Finance

Lisa Abramowicz is a Bloomberg Gadfly columnist covering the debt markets. She has written about debt markets for Bloomberg News since 2010.

It's been a horrible year for Deutsche Bank. Its stock has crashed. Its staff is demoralized. Its prospects have dimmed further in the wake of the U.K.'s vote to exit the European Union.

And the pain is only poised to deepen, at least if you believe bond traders.

If you want to get a sense of how little faith debt investors have in the German lender's future, just take a look at the firm's contingent capital, or CoCo, bonds. Prices on its 6 percent notes, for example, have plunged more than 7 percent in the past five trading days to 75.8 euro cents, from as high as 92.8 cents at the start of the year.

Bond Blues
Traders have been heavily selling Deutsche Bank's contingent capital bonds
Source: Bloomberg

Deutsche Bank has been the biggest loser so far this month among the 50 largest CoCo issuers, according to Bank of America Merrill Lynch index data.

Price Pain
Deutsche Bank's risky bonds have been the most punished this month among the largest lenders
Source: The BofA Merrill Lynch Contingent Capital Index


In contrast, across the entire CoCo market, prices have actually risen so far this month, on average, according to the same index.

CoCo bonds are a cross between stocks and bonds designed to help banks absorb unexpected losses. If a bank fails to meet requirements for how much capital it must have relative to its assets, then it can suspend interest payments on these bonds. If the firm's finances worsen further, then it can foist losses on bondholders, or even avoid paying them back at all.

The fact that Deutsche Bank's CoCo bonds have fallen so much suggests debt investors think it won't have enough capital in upcoming years to meet regulatory requirements. It also implies the bank's assets are worth less than their current book values.

Here's the problem as debt traders see it: The German lender must generate up to 2.5 billion euros of capital by the end of 2019 to meet requirements at a time when it's struggling to boost revenue. This feat appears even more challenging now that Britain has voted to exit the European Union, as the move will likely curtail finance industry revenue more generally.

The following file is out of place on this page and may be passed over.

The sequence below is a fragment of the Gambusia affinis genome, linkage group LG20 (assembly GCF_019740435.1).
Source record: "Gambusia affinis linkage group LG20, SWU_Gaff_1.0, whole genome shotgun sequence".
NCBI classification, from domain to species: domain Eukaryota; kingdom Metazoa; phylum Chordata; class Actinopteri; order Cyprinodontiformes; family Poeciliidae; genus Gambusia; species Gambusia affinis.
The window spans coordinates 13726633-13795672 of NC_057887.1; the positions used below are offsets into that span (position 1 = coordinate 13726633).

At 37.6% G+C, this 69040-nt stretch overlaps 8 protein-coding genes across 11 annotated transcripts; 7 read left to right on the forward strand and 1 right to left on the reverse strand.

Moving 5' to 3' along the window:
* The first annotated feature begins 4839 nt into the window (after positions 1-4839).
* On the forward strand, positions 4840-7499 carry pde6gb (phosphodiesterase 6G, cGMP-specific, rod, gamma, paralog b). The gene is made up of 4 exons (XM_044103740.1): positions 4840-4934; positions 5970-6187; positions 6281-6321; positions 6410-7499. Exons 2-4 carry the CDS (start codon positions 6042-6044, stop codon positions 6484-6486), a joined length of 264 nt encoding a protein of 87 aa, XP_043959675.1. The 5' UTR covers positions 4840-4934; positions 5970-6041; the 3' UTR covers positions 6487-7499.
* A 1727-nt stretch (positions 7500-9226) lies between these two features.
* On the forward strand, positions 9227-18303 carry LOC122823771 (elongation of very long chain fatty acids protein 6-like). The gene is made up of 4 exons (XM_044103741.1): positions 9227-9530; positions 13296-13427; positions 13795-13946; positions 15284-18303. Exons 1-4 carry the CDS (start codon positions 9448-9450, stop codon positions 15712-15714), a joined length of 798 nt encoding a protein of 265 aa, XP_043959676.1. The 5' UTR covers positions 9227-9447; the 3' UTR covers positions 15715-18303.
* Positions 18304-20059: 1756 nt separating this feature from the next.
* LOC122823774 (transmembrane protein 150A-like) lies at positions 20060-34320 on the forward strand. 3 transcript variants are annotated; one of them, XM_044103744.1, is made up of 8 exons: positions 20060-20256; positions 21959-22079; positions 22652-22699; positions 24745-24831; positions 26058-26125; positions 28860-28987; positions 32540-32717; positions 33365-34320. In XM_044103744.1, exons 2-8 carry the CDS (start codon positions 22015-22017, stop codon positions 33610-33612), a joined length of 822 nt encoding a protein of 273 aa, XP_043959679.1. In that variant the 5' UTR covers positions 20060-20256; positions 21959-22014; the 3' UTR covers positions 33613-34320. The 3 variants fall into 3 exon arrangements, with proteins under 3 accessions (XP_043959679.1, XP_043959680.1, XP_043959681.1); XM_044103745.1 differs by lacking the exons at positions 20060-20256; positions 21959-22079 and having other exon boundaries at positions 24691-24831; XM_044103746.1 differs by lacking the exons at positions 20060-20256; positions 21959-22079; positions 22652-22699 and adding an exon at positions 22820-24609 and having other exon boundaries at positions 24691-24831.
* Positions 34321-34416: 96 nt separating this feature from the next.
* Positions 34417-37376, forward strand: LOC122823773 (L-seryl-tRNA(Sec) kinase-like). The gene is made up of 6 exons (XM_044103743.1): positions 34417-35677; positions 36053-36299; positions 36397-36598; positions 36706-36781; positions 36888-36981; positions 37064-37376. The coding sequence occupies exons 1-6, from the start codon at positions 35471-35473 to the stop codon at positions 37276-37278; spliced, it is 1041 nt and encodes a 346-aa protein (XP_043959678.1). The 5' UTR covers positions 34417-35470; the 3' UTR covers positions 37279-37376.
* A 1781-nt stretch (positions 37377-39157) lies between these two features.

Deutsche Bank's chief executive, John Cryan, thinks this hurdle is no big deal. "We don't see a problem there," Cryan told the German Der Spiegel magazine this month. “There is no question of a capital increase at the moment.”

Perhaps Cryan doesn't see a problem, but traders do. Deutsche Bank's stock is trading at one of the lowest prices relative to book value among its European peers, according to Bloomberg Intelligence, suggesting it will experience more losses and perhaps be forced to raise more money in equity markets.

Sinking Stock
Deutsche Bank's shares have plunged 47 percent so far this year
Source: Bloomberg


It's unlikely regulators will ease up their scrutiny of Deutsche Bank and its adherence to capital requirements aimed at reducing another banking collapse.  The firm may be the biggest contributor to systemic risk among the biggest banks, the International Monetary Fund said last month

The latest plunge in Deutsche Bank's CoCo bonds underscores the fear among investors of an even more difficult few years ahead. Unless the lender acknowledges their concerns and comes up with a concrete and realistic plan to address them, it's hard to see how the notes will meaningfully rebound anytime soon.

This column does not necessarily reflect the opinion of Bloomberg LP and its owners.

To contact the author of this story:
Lisa Abramowicz in New York at labramowicz@bloomberg.net

To contact the editor responsible for this story:
Mark Gongloff at mgongloff1@bloomberg.net